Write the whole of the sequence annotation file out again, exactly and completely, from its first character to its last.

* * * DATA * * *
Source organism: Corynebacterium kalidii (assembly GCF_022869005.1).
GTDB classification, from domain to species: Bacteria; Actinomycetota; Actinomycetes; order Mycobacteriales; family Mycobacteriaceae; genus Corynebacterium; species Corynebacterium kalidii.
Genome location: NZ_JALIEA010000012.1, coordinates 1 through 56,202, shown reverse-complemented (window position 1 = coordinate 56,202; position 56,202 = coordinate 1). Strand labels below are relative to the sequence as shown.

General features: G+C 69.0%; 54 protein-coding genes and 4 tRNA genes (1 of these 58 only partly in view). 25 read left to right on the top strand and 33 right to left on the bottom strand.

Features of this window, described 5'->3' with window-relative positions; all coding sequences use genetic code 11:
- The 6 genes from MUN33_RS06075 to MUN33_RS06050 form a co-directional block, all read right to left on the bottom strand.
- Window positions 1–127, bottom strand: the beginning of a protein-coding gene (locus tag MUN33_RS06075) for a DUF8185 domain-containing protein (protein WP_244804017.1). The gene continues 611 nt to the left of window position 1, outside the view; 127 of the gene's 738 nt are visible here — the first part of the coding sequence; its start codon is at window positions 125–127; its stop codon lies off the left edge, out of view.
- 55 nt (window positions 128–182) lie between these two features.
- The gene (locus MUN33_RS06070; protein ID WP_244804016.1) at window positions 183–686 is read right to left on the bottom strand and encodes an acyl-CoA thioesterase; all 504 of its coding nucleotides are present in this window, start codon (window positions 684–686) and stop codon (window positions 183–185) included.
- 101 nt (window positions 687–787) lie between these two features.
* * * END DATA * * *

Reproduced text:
Source organism: Corynebacterium kalidii (assembly GCF_022869005.1).
GTDB classification, from domain to species: Bacteria; Actinomycetota; Actinomycetes; order Mycobacteriales; family Mycobacteriaceae; genus Corynebacterium; species Corynebacterium kalidii.
Genome location: NZ_JALIEA010000012.1, coordinates 1 through 56,202, shown reverse-complemented (window position 1 = coordinate 56,202; position 56,202 = coordinate 1). Strand labels below are relative to the sequence as shown.

General features: G+C 69.0%; 54 protein-coding genes and 4 tRNA genes (1 of these 58 only partly in view). 25 read left to right on the top strand and 33 right to left on the bottom strand.

Features of this window, described 5'->3' with window-relative positions; all coding sequences use genetic code 11:
- The 6 genes from MUN33_RS06075 to MUN33_RS06050 form a co-directional block, all read right to left on the bottom strand.
- Window positions 1–127, bottom strand: the beginning of a protein-coding gene (locus tag MUN33_RS06075) for a DUF8185 domain-containing protein (protein WP_244804017.1). The gene continues 611 nt to the left of window position 1, outside the view; 127 of the gene's 738 nt are visible here — the first part of the coding sequence; its start codon is at window positions 125–127; its stop codon lies off the left edge, out of view.
- 55 nt (window positions 128–182) lie between these two features.
- The gene (locus MUN33_RS06070; protein ID WP_244804016.1) at window positions 183–686 is read right to left on the bottom strand and encodes an acyl-CoA thioesterase; all 504 of its coding nucleotides are present in this window, start codon (window positions 684–686) and stop codon (window positions 183–185) included.
- 101 nt (window positions 687–787) lie between these two features.